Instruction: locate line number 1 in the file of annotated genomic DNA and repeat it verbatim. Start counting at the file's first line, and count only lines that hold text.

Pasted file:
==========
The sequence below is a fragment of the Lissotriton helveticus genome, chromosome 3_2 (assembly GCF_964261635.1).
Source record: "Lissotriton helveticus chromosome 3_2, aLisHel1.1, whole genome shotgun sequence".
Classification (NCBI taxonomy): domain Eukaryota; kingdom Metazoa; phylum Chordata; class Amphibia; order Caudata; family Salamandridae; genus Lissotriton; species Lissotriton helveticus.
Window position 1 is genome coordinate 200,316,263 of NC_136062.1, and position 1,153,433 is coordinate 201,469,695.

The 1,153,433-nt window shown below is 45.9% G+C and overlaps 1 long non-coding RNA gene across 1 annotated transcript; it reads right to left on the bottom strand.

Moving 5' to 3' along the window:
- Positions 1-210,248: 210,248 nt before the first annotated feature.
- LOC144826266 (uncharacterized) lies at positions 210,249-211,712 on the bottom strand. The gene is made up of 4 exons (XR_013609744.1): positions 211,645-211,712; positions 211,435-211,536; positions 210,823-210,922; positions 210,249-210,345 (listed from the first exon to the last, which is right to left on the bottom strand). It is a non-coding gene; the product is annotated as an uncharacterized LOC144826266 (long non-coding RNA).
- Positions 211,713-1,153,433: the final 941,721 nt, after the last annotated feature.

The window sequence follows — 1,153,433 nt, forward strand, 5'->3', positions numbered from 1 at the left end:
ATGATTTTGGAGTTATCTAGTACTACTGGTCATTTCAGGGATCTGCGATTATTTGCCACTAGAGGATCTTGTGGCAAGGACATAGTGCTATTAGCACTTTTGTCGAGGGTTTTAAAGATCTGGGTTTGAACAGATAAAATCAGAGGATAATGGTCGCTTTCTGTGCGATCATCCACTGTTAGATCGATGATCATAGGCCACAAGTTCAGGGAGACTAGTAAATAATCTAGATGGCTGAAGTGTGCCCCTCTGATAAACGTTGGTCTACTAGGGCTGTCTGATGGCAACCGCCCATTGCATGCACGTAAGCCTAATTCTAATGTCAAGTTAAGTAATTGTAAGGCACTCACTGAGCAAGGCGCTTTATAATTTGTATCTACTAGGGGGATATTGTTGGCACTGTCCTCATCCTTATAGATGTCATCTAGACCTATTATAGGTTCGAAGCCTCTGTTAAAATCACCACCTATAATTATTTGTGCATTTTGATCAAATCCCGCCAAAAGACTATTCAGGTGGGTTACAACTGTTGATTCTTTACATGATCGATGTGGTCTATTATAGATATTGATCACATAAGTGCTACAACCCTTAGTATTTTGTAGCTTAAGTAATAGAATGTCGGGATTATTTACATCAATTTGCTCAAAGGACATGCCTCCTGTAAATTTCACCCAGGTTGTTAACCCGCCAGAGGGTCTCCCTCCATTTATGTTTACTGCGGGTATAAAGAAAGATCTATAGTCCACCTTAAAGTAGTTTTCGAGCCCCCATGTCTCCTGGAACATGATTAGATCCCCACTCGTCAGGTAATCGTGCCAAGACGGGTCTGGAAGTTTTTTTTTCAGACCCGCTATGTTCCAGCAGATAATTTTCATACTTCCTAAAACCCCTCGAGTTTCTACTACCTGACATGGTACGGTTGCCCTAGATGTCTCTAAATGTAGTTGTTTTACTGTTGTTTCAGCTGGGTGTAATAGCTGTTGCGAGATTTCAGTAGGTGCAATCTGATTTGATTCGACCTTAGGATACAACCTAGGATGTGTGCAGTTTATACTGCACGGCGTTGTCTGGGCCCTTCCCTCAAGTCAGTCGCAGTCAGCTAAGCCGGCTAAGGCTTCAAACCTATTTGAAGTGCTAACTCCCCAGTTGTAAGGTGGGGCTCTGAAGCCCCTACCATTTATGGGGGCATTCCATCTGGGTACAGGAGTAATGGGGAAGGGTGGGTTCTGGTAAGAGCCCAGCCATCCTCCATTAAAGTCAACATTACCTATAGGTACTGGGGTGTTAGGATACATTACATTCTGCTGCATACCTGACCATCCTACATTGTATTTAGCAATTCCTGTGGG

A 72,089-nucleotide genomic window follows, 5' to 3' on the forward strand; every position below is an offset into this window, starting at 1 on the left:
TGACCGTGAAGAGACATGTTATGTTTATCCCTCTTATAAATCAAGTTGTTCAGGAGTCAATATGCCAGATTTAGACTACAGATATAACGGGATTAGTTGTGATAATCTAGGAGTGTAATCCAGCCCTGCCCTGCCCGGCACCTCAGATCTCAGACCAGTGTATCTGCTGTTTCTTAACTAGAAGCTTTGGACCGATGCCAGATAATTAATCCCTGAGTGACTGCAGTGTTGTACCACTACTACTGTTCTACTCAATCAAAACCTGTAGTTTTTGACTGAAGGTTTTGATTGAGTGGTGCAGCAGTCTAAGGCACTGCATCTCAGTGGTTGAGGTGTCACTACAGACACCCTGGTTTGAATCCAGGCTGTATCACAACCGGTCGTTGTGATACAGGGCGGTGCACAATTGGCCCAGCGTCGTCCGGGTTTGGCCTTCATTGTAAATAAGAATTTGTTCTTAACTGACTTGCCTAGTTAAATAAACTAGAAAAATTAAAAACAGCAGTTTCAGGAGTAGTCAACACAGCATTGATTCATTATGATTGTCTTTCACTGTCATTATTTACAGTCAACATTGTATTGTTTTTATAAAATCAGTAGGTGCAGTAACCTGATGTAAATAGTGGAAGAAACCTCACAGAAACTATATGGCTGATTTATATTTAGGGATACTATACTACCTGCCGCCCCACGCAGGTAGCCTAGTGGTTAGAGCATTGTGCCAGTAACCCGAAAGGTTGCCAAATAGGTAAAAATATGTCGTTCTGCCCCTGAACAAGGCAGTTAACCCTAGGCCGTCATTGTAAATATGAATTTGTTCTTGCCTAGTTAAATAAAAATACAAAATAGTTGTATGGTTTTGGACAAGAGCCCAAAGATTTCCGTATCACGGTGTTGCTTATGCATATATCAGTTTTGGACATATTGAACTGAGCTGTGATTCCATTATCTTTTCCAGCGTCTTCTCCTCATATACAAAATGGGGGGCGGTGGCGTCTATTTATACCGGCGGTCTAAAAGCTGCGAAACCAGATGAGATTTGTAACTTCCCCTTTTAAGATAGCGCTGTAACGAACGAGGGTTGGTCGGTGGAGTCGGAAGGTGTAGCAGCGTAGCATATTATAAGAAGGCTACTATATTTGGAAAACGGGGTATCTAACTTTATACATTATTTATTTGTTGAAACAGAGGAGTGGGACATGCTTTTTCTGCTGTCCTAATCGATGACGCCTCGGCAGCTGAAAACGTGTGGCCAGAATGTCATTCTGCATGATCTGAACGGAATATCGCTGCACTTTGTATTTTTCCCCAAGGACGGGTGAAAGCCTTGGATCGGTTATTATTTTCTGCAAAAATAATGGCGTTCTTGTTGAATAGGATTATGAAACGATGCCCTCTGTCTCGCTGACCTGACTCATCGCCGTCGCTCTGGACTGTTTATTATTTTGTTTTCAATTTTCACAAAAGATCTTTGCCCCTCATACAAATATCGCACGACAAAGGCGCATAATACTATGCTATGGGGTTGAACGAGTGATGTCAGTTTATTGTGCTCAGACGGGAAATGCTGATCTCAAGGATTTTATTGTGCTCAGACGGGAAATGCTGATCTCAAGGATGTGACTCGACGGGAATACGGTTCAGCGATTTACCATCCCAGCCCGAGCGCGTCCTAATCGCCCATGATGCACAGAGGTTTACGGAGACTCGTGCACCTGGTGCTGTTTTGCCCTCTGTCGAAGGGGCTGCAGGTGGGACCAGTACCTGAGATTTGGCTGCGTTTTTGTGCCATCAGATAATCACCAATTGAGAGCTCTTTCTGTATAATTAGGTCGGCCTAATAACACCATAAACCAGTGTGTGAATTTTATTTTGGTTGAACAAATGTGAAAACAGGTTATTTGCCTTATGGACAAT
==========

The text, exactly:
The sequence below is a fragment of the Lissotriton helveticus genome, chromosome 3_2 (assembly GCF_964261635.1).